The Red Book

[What if Satan represents elements of our personal lives? Extracts from The Red Book Below]

I: “It seems to me that it depends on what you call life. Your notion of life has to do with climbing up and tearing down, with assertion and doubt, with impatient dragging around, with hasty desire. You lack the absolute and its forbearing patience.”

Satan: “Quite right. My life bubbles and foams and stirs up turbulent waves, it consists of seizing and throwing away, ardent wishing and restlessness. That is life, isn’t it?”

I: “But the absolute also lives.”

Satan: “That is no life. It is a standstill or as good as a standstill, or rather: it lives interminably slowly and wastes thousands of years, just like the miserable condition that you have created.”

I: “You enlighten me. You are personal life, but the apparent standstill is the forbearing life of eternity, the life of divinity! This time you have counseled me well. I will let you go. Farewell.” ~Carl Jung Red Book

Satan crawls deftly like a mole back into his hole again. The symbol of the trinity and its entourage rise up in peace and equanimity to Heaven. I thank you, serpent, for hauling up the right one for me. Everyone understands his words, since they are personal. We can live again, a long life. We can
waste thousands of years. ~Carl Jung; Red Book

I: “What is it, then, with this damned personal quality? Satan recently made / a strong impression on me, as if he were the quintessence of the personal.”

Satan: “Of course he would, since he is the eternal adversary; and because you can never reconcile personal life with absolute life.”

I: “Can’t one unite these opposites?”

Satan: “They are not opposites, but simply differences. Just as little as you make the day the opposite of the year or the bushel the opposite of the cubit.” ~Carl Jung; Red Book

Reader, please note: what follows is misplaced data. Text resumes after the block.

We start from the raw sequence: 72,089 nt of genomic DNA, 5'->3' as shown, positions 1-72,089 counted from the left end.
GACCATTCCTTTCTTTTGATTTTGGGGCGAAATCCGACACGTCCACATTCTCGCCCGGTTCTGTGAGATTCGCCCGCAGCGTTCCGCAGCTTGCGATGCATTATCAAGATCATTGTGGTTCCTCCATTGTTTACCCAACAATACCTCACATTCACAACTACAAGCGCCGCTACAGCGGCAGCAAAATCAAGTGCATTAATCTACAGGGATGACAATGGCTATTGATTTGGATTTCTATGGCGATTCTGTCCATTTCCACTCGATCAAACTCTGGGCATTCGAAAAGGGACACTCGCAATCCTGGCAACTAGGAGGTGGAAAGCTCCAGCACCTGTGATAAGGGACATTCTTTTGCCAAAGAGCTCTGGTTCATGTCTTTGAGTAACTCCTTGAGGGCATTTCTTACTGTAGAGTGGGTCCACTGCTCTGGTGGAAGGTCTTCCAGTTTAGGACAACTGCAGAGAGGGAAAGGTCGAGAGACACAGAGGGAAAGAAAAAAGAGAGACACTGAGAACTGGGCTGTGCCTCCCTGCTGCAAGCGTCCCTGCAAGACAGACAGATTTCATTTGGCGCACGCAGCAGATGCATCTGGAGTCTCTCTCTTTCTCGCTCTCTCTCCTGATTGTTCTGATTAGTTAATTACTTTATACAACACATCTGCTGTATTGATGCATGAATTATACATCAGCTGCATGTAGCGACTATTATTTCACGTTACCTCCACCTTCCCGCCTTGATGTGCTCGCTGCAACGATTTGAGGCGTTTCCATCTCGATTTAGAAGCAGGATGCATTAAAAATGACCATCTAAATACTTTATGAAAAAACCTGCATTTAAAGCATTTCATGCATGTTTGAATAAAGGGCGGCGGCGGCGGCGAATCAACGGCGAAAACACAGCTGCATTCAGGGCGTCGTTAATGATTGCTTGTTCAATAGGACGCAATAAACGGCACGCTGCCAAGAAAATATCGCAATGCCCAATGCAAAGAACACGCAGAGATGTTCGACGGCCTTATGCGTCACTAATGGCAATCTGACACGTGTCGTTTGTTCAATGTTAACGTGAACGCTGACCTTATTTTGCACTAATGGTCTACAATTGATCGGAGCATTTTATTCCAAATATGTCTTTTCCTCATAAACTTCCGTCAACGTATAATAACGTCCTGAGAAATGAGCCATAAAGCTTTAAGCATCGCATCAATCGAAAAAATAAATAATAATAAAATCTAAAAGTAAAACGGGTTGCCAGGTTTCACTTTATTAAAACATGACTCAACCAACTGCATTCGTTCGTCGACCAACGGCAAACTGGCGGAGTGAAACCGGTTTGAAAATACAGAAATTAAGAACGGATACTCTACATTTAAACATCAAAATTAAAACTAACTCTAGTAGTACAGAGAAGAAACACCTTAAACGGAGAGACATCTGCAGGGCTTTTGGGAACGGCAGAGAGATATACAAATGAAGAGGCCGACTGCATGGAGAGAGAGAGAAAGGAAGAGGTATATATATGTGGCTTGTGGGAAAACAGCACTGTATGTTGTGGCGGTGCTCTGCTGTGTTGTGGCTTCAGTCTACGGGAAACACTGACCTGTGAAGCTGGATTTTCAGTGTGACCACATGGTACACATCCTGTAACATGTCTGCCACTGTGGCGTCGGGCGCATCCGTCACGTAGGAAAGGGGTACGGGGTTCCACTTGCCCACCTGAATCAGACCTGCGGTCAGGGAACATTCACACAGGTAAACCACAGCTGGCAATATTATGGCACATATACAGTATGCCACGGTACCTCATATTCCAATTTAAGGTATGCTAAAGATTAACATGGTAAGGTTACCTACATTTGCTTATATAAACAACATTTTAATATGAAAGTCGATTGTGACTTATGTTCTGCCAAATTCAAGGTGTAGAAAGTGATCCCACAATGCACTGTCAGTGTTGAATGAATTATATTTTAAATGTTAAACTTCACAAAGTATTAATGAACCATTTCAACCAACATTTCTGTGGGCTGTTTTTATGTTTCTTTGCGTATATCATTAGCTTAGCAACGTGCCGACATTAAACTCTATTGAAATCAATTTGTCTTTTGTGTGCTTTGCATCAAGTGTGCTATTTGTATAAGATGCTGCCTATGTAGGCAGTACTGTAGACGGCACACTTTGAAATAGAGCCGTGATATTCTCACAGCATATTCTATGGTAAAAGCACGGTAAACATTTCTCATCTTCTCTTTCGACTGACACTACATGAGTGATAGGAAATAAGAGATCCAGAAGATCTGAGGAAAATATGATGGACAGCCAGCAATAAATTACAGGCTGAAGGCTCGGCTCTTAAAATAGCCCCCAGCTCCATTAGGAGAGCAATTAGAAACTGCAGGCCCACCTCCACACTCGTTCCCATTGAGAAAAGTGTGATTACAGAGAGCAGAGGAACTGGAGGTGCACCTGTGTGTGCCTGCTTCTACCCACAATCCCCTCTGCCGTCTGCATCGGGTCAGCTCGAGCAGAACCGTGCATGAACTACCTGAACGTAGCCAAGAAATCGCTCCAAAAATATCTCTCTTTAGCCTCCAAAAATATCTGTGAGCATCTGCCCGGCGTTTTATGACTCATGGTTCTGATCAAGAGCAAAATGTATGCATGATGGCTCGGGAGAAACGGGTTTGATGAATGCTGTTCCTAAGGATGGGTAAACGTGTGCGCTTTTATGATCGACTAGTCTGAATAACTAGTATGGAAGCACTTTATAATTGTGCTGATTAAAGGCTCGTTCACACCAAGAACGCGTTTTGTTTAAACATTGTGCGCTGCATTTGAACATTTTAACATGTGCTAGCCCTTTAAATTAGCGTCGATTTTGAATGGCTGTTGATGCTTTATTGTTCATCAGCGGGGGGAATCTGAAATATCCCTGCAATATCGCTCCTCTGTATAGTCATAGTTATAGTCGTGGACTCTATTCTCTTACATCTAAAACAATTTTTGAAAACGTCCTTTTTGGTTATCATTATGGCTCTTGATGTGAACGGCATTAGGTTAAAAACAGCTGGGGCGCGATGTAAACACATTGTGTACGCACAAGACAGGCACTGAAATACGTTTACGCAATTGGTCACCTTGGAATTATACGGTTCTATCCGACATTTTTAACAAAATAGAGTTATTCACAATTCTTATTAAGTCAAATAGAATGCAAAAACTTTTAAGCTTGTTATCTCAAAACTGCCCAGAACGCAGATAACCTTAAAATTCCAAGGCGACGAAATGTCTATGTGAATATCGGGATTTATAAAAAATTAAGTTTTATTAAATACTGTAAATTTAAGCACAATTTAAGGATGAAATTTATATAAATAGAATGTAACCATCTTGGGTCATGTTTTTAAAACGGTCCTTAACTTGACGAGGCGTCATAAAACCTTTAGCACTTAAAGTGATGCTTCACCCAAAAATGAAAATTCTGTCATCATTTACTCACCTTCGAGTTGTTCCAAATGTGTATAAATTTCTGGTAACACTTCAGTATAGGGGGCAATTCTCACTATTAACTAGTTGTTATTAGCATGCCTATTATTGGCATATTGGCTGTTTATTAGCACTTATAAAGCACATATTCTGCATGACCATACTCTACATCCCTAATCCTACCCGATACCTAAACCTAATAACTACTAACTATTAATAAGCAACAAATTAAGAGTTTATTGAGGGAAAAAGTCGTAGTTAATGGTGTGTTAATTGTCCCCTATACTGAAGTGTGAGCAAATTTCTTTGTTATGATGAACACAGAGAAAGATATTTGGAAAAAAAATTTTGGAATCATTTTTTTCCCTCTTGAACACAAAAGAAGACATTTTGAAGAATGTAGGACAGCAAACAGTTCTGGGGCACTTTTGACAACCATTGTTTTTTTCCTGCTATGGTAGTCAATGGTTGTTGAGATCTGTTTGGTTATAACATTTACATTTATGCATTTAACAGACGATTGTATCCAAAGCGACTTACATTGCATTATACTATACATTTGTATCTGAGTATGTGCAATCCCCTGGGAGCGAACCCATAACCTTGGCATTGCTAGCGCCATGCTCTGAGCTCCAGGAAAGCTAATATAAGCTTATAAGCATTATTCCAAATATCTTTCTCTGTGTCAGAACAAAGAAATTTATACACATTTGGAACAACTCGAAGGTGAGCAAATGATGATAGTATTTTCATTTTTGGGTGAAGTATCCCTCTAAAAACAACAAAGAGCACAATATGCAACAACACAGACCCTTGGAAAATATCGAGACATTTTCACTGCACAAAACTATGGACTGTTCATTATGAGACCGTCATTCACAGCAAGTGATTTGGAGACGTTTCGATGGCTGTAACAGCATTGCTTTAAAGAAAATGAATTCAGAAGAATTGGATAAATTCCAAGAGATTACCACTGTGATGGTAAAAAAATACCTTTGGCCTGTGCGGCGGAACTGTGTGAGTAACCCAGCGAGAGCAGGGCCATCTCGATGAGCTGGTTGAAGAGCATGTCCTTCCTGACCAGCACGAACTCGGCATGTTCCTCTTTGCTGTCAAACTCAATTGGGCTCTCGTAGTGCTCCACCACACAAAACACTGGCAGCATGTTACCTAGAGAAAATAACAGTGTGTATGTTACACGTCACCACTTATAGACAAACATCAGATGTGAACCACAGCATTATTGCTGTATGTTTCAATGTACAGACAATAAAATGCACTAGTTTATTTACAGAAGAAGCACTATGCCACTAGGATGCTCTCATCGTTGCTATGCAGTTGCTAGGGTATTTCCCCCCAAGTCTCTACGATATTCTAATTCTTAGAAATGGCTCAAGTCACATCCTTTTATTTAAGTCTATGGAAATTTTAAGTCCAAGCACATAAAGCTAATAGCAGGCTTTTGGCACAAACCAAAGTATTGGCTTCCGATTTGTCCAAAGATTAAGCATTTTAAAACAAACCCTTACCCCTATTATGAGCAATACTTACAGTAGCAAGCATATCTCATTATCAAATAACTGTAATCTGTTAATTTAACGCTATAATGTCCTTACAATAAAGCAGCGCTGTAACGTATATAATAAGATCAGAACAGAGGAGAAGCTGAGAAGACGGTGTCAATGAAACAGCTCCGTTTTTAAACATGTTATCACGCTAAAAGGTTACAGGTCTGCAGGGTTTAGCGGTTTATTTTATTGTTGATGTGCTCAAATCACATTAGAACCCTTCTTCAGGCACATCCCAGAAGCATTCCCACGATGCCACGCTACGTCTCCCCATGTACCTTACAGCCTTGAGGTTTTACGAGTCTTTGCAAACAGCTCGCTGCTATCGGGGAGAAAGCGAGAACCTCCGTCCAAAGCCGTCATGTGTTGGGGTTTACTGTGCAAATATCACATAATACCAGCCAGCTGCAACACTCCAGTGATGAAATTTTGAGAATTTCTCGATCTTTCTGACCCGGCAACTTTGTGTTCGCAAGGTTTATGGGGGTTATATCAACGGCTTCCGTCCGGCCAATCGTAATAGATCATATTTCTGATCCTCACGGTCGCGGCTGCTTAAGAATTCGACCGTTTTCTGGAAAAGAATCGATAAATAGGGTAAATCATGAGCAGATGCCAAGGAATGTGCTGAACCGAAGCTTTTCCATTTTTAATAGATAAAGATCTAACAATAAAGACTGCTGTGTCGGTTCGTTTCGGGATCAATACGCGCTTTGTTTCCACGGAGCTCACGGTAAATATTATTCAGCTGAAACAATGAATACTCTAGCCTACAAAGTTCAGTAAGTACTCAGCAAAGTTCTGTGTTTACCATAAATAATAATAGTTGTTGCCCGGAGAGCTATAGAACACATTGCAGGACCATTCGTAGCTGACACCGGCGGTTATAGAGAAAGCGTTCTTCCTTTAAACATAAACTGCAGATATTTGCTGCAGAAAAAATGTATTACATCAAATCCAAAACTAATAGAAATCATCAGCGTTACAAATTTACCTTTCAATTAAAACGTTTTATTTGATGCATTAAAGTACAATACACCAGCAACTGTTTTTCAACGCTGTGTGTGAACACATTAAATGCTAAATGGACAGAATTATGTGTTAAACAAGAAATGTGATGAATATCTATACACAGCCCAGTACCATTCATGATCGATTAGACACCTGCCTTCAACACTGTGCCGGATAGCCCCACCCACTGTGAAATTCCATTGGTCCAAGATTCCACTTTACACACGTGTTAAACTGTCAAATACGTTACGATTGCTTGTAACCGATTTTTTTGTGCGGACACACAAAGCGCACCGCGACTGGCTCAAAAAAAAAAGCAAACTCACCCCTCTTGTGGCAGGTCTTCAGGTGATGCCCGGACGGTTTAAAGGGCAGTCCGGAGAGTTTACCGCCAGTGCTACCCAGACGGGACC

Thus I built a firm structure. Through this I myself gained stability and duration and could withstand the fluctuations of the personal. Therefore the immortal in me is saved. Through drawing the darkness from my beyond over into the day, I emptied my beyond. Therefore the demands of the dead disappeared, as they were satisfied. ~Carl Jung; Red Book

I am no longer threatened by the dead, since I accepted their demands though accepting the serpent. But through this I have also taken over something of the dead into my day. Yet it was necessary, since death is the most enduring of all things, that which can never be canceled out. Death gives me durability and solidity. So long as I wanted to satisfy only my own demands, I was personal and therefore living in the sense of the world. But when I recognized the demands of the dead in me and satisfied them, I gave up my earlier personal striving and the world had to take me for a dead man. For a great cold comes over whoever in the excess of his personal striving has recognized the demands of the dead and seeks to satisfy them.

While he feels as if a mysterious poison has paralyzed the living quality of his personal relations, the voices of the dead remain silent in his beyond; the threat, the fear, and the restlessness cease. For everything that previously lurked hungrily in him no longer lives with him in his day. His life is beautiful and rich, since he is himself. ~Carl Jung; Red Book